Just a few years prior to Crowley’s initiation there was a beginning of dissent in the Order as S.L. MacGregor Mathers, the Chief of the Order, was living in Paris while the majority of the Adepti were living in London. Mathers, at the direction of the Secret Chiefs, sent out a directive to the Adepti of the Order stating that they were to obey him, “by abstaining to the utmost of [their] power from putting any extra hindrance in [his] way.” This directive caused dissent due to the growing thought that Mathers was out of touch with the necessities of the Order because of his absence from the London temple.
Entering into the already existing hostilities within the Order, Crowley was able to fuel his own insecurities by attributing his difficulties in progressing through the grades of the Order to the envy and hostilities of his Order brethren. In January of 1900 Crowley would take a trip to Paris to visit Mathers and to discuss his difficulties in coming into the Inner Order. Mathers quickly initiated Crowley into the Inner Order. On the 17th of April 1900 Crowley and Elaine Simpson would travel back to London, break into the temple, and, at the direction of Mathers, attempt remove the contents to be brought back to Mathers in Paris. In this attempt, Crowley would dress in full Scottish highland attire complete with plaid kilt, sash with a gilded cross, and a hefty dagger at his side, and, in addition to this, he wore a black mask, though all of the Adepti at the London temple would know his identity on sight. This attempt was frustrated by a number of the London Adepti. It was claimed by W.B. Yeats that the “storming” of the London temple was in part a retaliation by Crowley on the London Adepti for not initiating him into the Inner Order. After the attempt by Mathers through Crowley to retrieve the property of the London temple, the Adepti in London drew up papers to expel Mathers from heading the Order and from the Order itself.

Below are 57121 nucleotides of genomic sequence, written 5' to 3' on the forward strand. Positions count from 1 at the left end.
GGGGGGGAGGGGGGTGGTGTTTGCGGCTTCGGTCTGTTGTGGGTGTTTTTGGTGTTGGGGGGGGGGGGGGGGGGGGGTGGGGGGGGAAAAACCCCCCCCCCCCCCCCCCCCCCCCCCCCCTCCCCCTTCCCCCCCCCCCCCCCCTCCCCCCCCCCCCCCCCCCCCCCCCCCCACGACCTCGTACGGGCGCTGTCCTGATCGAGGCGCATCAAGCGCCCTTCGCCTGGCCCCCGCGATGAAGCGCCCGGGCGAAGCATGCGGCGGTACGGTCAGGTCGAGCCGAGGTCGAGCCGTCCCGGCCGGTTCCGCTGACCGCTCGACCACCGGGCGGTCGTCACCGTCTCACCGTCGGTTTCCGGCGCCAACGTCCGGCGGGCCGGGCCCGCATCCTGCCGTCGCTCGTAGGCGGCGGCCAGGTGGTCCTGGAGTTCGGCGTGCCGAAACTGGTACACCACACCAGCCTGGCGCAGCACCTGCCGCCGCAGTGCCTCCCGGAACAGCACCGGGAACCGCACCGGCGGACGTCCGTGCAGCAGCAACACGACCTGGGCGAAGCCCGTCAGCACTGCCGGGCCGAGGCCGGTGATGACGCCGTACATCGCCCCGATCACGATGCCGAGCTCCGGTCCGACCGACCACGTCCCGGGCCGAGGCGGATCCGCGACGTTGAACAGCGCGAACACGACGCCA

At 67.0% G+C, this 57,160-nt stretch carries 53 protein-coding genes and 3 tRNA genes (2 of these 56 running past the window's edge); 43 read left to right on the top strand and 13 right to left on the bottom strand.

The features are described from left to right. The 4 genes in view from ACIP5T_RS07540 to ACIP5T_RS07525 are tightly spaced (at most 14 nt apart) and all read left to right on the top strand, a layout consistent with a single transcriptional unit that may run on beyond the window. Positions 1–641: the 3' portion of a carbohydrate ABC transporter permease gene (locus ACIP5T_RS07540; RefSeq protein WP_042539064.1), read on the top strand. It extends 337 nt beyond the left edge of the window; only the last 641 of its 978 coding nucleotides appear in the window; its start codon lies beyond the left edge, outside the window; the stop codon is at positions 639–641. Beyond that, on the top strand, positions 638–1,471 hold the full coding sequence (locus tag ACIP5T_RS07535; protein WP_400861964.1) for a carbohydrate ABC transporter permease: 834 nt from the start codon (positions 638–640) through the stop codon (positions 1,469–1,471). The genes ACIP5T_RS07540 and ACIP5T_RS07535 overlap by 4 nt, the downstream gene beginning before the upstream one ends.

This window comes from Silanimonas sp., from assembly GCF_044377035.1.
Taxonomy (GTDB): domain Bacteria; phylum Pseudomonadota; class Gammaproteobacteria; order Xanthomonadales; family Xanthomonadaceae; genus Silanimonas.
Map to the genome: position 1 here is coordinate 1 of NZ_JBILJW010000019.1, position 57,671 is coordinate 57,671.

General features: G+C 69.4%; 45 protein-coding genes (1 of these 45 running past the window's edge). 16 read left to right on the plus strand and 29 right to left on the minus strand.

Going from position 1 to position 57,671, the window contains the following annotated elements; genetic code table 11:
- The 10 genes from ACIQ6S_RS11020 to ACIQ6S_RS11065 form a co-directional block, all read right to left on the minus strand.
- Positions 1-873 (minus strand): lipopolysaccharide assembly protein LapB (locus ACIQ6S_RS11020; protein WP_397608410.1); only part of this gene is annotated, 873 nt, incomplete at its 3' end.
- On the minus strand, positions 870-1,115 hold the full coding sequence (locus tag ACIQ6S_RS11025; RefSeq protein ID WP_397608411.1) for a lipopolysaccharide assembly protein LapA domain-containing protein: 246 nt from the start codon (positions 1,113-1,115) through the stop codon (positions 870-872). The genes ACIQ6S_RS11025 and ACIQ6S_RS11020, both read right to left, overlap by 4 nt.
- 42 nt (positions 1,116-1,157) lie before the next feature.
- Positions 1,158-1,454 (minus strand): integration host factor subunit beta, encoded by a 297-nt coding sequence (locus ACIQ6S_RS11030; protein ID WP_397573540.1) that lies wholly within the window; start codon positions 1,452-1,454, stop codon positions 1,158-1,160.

With a few minor exceptions regarding some minor court cases, Crowley does not have much more dealing with anyone from the Golden Dawn. The London Adepti thought him mad to begin with, and after the “storming” of the London temple, Mathers was beginning to agree. Crowley would then go on to attempt the works of Abra-melin the Mage, as well has working with many other Orders and Societies including various forms of recognized and clandestine Freemasonry, and considerable work with the Ordo Templi Orientis, though it is at this point that his dealings with the Golden Dawn cease.
Aleister Crowley 1875 – 1947
On 1 December 1947, Crowley died at Netherwood of chronic bronchitis aggravated by pleurisy and myocardial degeneration, aged 72. His funeral was held at a Brighton crematorium on 5 December; about a dozen people attended, and Louis Wilkinson read excerpts from the Gnostic Mass, The Book of the Law, and “Hymn to Pan”. The funeral generated press controversy, and was labelled a Black Mass by the tabloids. Crowley’s ashes were sent to Karl Germer in the US, who buried them in his garden in Hampton, New Jersey.